Christianity 201

December 13, 2020

Part of Love is Going ‘All In’

Filed under: Christianity - Devotions — paulthinkingoutloud @ 5:32 pm
Tags: , , , , ,

Rebecca LuElla Miller is a freelance writer and editor whose blog A Christian Worldview of Fiction is actually a great source of devotional insights. This our third time with her, and she sees something in the Jacob/Joseph/Benjamin story which I had missed. Don’t let the blog title fool you. Click the header below to read at source, and then click the header at the top of her page to refresh and look at her other writing.

What It Means To Love

The Bible gives us the greatest example of love that exists:

“For God so loved the world, that He gave His only begotten Son, that whoever believes in Him shall not perish, but have eternal life.”

God gave His only Son because He loved the very people that were spitting in His face. Not literally at first, but eventually that happened too.

The thing is, the Bible also gives pictures of this love throughout the Bible. The one perhaps best known is Abraham willing to offer his son as a sacrifice, not for another person but in obedience to God as an evidence of his love for Him.

Interestingly, there’s a kind of reverse illustration, too. Abraham’s grandson, Jacob actually had twelve sons, but he loved one more than all the others. The jealous brothers kidnapped him and sold him into slavery, then lied to their dad to make him think the teen had been killed by a wild animal.

Years later a famine hit the land, so ten of Jacob’s sons traveled to Egypt to purchase grain because they heard in all the region hit by the famine, Egypt still had a supply of grain available.

When they arrived, they came face to face with the brother they’d sold into slavery. He recognized them, but they did not recognize him. After all, he was dressed like an Egyptian, was obviously in charge of the grain selling operation, and communicated with them through a translator.

Long story short, Joseph, the despised and forsaken brother who became a ruler, challenged his brothers—if you want to buy and sell in Egypt, bring me your other brother, the one who stayed home with his dad. That was Benjamin, Joseph’s full-blood brother.

Not sure what Joseph’s intentions were. Maybe he wanted to see if the ten had become as hateful toward Benjamin as they had been toward him. In that case, he could actually rescue Benjamin from them. Or perhaps he wanted to know if they had repented of their evil and were changed men. In which case, he’d have the chance to include his family in his life again. There is the possibility that he was toying with the idea of revenge against the ten. The point is, Scripture doesn’t tell us what he was thinking.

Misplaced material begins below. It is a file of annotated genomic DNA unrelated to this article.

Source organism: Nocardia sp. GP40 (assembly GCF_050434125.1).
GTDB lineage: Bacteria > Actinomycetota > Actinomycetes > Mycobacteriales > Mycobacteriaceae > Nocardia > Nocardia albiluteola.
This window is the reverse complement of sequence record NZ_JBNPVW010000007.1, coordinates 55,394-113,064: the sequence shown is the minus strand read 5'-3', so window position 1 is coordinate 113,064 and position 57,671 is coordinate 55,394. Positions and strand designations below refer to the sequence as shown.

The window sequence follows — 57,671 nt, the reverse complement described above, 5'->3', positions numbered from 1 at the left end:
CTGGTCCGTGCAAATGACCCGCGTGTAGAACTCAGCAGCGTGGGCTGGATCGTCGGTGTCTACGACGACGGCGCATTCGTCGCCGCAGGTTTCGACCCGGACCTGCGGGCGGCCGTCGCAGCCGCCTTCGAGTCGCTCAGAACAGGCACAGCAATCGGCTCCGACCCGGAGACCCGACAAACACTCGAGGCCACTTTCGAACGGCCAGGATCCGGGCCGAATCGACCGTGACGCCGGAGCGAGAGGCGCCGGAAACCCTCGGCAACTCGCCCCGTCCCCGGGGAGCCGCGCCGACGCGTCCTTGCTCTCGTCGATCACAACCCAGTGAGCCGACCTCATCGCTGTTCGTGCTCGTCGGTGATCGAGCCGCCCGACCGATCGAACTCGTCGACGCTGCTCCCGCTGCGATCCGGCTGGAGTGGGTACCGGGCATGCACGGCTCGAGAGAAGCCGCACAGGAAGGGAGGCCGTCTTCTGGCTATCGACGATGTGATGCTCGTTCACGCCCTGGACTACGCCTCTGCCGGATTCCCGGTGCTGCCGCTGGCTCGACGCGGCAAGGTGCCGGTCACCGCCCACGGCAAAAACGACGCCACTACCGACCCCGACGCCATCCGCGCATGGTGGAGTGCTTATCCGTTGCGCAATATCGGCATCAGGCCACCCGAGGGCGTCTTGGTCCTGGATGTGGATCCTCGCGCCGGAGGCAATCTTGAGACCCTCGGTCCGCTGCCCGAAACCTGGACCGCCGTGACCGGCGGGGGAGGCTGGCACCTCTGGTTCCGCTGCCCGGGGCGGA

What we do know is that Joseph’s brothers, all except one he kept on condition of their return with the younger brother, went back to their dad, with food but without one of their number. Jacob was distraught. He’d never gotten over losing Joseph, and now one of his older boys was held captive in Egypt, and would not be released unless Benjamin went with the guys on their next trip.

So he delayed. And delayed. At some point things were becoming desperate. The famine continued and the food ran out. His sons needed to go back to Egypt to get food.

But Jacob said, “My son shall not go down with you; for his brother is dead, and he alone is left. If harm should befall him on the journey you are taking, then you will bring my gray hair down to Sheol in sorrow.”

At that point Jacob didn’t love anyone but himself. He was not willing to sacrifice his son.

But he didn’t stay in that state of mind. After time, he came to realize the severity of their situation, and he gave permission for Benjamin to go.

The story ends with Joseph revealing his identity to his brothers and telling them to bring their father and their entire households to Egypt to live because there were still years left of the famine. They did, and he was reunited with his father.

Of course Jacob was not sacrificing his only son, and he wasn’t even sacrificing him. More like risking him. Sort of an “all in” decision. But I think that might be part of love. Going all in. It certainly was the way in which God showed His love for the world.

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